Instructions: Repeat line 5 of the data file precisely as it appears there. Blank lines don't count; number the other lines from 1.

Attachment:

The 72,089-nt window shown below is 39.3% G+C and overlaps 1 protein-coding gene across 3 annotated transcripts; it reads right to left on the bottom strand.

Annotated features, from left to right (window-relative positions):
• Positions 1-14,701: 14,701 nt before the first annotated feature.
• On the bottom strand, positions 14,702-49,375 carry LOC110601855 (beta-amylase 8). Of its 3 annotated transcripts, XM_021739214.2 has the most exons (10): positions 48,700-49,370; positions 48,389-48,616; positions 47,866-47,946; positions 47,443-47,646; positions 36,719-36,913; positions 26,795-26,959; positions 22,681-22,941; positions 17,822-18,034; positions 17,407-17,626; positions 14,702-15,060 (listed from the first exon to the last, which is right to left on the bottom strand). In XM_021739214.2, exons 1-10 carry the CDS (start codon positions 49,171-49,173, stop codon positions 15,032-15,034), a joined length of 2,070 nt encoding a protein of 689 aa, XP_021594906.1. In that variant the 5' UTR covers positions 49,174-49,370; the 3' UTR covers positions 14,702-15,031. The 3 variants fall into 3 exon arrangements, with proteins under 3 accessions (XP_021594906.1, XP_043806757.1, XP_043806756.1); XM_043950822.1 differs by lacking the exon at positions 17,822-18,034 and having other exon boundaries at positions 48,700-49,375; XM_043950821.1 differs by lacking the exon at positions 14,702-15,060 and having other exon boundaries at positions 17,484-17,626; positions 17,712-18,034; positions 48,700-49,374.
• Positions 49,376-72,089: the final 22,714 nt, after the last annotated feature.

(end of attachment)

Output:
• Positions 49,376-72,089: the final 22,714 nt, after the last annotated feature.